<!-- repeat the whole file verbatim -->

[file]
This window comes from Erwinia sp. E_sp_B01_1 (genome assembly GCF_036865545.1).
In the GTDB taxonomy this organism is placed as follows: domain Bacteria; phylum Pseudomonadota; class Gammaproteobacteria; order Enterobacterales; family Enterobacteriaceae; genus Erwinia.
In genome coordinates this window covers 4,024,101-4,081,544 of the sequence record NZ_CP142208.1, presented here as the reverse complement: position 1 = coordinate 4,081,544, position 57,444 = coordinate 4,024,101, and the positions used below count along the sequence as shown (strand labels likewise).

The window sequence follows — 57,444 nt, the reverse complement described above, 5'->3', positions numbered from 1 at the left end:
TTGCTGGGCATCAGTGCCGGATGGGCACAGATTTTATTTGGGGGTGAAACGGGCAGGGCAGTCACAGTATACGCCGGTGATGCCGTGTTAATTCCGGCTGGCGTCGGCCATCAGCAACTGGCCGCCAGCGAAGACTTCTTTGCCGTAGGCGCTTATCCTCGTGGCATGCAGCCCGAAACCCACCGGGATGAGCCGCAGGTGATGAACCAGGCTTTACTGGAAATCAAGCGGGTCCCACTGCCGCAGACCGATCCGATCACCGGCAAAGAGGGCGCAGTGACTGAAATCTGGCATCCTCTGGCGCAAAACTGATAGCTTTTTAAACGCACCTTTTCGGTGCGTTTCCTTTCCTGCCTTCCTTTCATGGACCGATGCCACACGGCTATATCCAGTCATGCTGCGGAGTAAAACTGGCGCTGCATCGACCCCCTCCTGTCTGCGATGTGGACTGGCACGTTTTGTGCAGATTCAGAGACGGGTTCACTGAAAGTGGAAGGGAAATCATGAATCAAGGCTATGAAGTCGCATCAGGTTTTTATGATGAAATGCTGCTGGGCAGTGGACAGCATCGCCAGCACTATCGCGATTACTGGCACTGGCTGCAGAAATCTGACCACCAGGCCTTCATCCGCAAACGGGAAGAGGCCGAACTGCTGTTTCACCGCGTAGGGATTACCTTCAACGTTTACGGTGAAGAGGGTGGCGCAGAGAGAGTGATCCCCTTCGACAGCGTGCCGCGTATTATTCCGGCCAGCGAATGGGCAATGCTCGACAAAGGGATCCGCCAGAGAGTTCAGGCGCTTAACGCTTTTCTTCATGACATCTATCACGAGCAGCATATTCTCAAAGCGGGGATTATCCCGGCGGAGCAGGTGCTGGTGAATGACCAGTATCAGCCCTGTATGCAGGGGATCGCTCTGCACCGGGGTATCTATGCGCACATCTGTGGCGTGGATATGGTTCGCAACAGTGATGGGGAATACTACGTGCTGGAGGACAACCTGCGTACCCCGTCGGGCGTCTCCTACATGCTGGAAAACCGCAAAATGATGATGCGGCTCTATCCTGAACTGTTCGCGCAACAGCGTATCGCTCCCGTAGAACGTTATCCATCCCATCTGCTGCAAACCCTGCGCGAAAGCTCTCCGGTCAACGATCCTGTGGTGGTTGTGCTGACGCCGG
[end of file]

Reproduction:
This window comes from Erwinia sp. E_sp_B01_1 (genome assembly GCF_036865545.1).
In the GTDB taxonomy this organism is placed as follows: domain Bacteria; phylum Pseudomonadota; class Gammaproteobacteria; order Enterobacterales; family Enterobacteriaceae; genus Erwinia.
In genome coordinates this window covers 4,024,101-4,081,544 of the sequence record NZ_CP142208.1, presented here as the reverse complement: position 1 = coordinate 4,081,544, position 57,444 = coordinate 4,024,101, and the positions used below count along the sequence as shown (strand labels likewise).

The window sequence follows — 57,444 nt, the reverse complement described above, 5'->3', positions numbered from 1 at the left end:
TTGCTGGGCATCAGTGCCGGATGGGCACAGATTTTATTTGGGGGTGAAACGGGCAGGGCAGTCACAGTATACGCCGGTGATGCCGTGTTAATTCCGGCTGGCGTCGGCCATCAGCAACTGGCCGCCAGCGAAGACTTCTTTGCCGTAGGCGCTTATCCTCGTGGCATGCAGCCCGAAACCCACCGGGATGAGCCGCAGGTGATGAACCAGGCTTTACTGGAAATCAAGCGGGTCCCACTGCCGCAGACCGATCCGATCACCGGCAAAGAGGGCGCAGTGACTGAAATCTGGCATCCTCTGGCGCAAAACTGATAGCTTTTTAAACGCACCTTTTCGGTGCGTTTCCTTTCCTGCCTTCCTTTCATGGACCGATGCCACACGGCTATATCCAGTCATGCTGCGGAGTAAAACTGGCGCTGCATCGACCCCCTCCTGTCTGCGATGTGGACTGGCACGTTTTGTGCAGATTCAGAGACGGGTTCACTGAAAGTGGAAGGGAAATCATGAATCAAGGCTATGAAGTCGCATCAGGTTTTTATGATGAAATGCTGCTGGGCAGTGGACAGCATCGCCAGCACTATCGCGATTACTGGCACTGGCTGCAGAAATCTGACCACCAGGCCTTCATCCGCAAACGGGAAGAGGCCGAACTGCTGTTTCACCGCGTAGGGATTACCTTCAACGTTTACGGTGAAGAGGGTGGCGCAGAGAGAGTGATCCCCTTCGACAGCGTGCCGCGTATTATTCCGGCCAGCGAATGGGCAATGCTCGACAAAGGGATCCGCCAGAGAGTTCAGGCGCTTAACGCTTTTCTTCATGACATCTATCACGAGCAGCATATTCTCAAAGCGGGGATTATCCCGGCGGAGCAGGTGCTGGTGAATGACCAGTATCAGCCCTGTATGCAGGGGATCGCTCTGCACCGGGGTATCTATGCGCACATCTGTGGCGTGGATATGGTTCGCAACAGTGATGGGGAATACTACGTGCTGGAGGACAACCTGCGTACCCCGTCGGGCGTCTCCTACATGCTGGAAAACCGCAAAATGATGATGCGGCTCTATCCTGAACTGTTCGCGCAACAGCGTATCGCTCCCGTAGAACGTTATCCATCCCATCTGCTGCAAACCCTGCGCGAAAGCTCTCCGGTCAACGATCCTGTGGTGGTTGTGCTGACGCCGG